Pumpkin packs a punch
It’s hard to believe that Halloween is only a few weeks away. The shops and supermarkets will soon be filling up with foodie goods perfect for the festivities, with pumpkins top of the list. Carving the orange fruit has been a tradition for years, but they’re not just good for decorating the house. Pumpkins are incredibly rich in vital antioxidants and vitamins, making them a must for anyone wishing to follow a healthy, balanced diet. They carry vitamin A as well as antioxidants such as lutein, xanthin and carotenes in abundance.
Pumpkins are also very low in calories and contain no saturated fats or cholesterol, with many dieticians recommending them to people who wish to lose weight or keep an eye on their cholesterol levels.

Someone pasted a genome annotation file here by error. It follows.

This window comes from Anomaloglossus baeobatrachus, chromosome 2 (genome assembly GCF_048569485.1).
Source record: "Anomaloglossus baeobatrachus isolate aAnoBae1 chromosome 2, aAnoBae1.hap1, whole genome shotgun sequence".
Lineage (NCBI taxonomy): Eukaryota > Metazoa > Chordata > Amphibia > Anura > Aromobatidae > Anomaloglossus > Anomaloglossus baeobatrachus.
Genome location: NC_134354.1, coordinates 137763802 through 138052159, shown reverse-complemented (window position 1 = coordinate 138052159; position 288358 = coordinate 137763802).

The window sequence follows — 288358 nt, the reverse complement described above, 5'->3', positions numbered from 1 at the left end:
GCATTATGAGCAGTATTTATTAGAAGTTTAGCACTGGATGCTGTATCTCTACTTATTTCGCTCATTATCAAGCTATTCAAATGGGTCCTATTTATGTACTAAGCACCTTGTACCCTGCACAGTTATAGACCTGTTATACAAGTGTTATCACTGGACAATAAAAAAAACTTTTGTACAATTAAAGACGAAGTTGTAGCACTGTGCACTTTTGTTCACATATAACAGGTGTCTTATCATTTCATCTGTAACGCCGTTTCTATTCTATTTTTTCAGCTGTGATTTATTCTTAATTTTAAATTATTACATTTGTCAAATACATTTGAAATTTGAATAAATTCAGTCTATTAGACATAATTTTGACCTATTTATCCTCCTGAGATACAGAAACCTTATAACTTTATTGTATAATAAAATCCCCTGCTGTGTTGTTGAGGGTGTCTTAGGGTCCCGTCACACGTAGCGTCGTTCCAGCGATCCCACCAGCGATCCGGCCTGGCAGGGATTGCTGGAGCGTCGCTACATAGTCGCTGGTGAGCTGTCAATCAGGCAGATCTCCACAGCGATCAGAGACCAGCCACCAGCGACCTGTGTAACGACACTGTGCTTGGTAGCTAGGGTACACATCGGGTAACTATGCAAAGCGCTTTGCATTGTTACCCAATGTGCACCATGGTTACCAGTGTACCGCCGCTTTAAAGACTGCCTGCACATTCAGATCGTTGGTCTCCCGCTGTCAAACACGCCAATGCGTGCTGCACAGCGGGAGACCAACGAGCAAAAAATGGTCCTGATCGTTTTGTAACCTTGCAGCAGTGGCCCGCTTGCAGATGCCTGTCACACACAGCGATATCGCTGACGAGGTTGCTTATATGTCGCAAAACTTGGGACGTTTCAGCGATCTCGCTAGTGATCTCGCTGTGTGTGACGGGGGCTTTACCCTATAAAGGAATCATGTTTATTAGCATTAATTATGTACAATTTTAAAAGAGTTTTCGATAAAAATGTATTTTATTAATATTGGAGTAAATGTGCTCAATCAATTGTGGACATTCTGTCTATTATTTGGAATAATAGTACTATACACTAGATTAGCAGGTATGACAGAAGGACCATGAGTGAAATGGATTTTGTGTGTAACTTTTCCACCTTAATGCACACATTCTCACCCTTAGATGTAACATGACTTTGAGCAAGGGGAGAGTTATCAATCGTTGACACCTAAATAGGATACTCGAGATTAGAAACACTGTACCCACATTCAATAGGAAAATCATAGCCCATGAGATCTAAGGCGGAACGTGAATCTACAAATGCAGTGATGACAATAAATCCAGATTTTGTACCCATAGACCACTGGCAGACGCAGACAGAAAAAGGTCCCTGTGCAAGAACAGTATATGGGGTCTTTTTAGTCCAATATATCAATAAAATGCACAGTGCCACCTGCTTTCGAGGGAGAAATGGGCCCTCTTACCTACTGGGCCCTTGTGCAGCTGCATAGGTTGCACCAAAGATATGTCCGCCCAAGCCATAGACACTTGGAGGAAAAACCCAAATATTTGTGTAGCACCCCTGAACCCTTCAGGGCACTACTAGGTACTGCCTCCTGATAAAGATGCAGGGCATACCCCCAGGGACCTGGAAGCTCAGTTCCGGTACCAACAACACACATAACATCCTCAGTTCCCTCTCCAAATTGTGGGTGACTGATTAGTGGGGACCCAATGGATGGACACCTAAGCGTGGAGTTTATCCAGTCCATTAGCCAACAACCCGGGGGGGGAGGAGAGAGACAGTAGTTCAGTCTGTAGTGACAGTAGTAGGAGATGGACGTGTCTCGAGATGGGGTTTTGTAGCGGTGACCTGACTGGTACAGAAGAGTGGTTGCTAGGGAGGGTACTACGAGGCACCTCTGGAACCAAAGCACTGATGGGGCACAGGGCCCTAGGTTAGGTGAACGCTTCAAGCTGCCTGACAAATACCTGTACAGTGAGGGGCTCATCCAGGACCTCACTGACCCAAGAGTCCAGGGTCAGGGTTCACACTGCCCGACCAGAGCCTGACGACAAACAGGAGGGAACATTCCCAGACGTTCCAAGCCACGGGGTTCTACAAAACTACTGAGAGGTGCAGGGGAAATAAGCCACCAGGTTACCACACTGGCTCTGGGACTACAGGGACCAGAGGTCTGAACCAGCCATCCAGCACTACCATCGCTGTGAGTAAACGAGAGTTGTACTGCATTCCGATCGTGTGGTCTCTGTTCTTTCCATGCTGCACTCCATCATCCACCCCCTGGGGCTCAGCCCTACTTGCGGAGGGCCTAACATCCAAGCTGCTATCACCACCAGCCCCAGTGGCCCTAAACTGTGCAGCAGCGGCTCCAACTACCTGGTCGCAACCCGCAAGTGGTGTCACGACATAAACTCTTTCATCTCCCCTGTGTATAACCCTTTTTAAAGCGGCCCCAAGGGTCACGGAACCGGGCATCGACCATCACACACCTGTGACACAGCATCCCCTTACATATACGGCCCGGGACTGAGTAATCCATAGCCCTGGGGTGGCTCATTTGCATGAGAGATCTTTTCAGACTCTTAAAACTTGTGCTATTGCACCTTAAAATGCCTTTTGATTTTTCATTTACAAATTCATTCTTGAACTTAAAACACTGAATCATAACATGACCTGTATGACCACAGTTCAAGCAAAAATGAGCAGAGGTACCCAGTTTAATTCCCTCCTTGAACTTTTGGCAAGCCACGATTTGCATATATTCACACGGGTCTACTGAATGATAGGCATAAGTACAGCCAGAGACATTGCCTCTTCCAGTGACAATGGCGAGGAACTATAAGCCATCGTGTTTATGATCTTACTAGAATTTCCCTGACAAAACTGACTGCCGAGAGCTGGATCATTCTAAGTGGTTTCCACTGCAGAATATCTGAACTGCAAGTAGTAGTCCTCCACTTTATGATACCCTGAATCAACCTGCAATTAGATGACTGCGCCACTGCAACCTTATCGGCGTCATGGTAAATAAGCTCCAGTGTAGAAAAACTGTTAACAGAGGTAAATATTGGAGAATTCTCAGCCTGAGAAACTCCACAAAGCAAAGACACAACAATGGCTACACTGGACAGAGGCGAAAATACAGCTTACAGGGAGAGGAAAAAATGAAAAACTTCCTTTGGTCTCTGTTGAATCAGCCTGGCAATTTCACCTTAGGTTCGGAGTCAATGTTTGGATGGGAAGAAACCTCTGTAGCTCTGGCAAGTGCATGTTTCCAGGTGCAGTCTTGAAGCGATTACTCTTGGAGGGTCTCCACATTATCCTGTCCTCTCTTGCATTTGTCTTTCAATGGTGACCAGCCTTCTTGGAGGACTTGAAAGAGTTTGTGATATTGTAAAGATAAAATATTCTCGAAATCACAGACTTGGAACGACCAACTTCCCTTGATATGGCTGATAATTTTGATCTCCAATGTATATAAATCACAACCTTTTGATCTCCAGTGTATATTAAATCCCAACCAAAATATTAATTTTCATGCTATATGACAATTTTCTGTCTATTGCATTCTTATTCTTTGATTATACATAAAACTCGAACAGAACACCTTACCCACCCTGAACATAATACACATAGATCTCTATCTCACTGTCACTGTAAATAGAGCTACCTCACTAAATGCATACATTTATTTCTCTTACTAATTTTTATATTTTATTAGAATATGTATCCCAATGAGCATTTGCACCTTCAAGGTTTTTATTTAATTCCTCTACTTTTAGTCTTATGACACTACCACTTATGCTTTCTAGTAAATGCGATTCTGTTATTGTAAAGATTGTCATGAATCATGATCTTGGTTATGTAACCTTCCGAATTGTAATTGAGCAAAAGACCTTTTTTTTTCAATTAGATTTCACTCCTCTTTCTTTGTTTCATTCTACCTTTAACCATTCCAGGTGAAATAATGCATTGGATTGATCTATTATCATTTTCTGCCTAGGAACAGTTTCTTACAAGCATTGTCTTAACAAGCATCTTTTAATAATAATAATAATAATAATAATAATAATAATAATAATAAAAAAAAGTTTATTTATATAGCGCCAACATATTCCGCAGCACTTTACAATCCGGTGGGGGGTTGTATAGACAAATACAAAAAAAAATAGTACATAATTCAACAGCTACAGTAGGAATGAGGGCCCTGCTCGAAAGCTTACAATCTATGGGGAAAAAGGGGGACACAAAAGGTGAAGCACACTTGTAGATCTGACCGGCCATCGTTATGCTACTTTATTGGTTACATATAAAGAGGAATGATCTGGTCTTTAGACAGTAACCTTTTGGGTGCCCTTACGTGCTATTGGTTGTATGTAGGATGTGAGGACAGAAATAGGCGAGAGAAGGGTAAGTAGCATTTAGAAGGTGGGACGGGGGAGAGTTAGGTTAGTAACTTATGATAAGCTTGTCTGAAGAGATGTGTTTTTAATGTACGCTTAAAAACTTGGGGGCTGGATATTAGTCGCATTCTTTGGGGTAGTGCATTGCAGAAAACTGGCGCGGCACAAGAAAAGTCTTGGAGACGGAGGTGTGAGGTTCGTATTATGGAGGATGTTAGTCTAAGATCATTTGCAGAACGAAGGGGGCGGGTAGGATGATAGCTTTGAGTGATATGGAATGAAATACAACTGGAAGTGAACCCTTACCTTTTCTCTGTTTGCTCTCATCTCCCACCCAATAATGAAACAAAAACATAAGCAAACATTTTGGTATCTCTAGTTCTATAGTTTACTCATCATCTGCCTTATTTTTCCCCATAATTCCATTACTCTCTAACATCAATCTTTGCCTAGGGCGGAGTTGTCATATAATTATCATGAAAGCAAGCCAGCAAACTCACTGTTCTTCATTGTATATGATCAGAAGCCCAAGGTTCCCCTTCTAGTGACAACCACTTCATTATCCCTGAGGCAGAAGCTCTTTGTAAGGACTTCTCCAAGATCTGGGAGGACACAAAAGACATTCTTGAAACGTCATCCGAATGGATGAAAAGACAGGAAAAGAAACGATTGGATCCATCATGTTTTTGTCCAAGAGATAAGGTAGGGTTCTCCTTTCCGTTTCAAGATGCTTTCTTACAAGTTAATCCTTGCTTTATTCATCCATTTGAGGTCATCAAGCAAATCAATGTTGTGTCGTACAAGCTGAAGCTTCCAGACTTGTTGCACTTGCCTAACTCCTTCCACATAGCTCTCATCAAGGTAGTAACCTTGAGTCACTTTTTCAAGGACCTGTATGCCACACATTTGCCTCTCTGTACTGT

Once you have carved all the flesh out of the pumpkin to carve it, put it aside to use in an array of different meals.
The great thing about pumpkin is that it’s so versatile and can be used in both sweet and savoury dishes.
Adding it to a curry is a great way of getting those extra health benefits. Put two pounds of pumpkin in a pan with garlic, raisins, softened onion, curry powder and vegetable broth. Cook for 15 minutes, then add frozen peas. Cook for a further ten minutes until the pumpkin cubes are soft, season and serve with wholegrain rice for a healthy, tasty meal.
For your sweet tooth, you can try adding pumpkin to muffins and oatmeal cookies for a healthier alternative to the classic pumpkin pie.
It isn’t just the flesh of the pumpkin that is beneficial to your diet; the seeds should also be incorporated into your weekly meal plan.
They are an excellent source of dietary fibre and mono-unsaturated fatty acids, which are good for heart health. The seeds are also concentrated sources of protein, minerals and health-benefiting vitamins. Try sprinkling them on salads or your morning porridge for an added boost.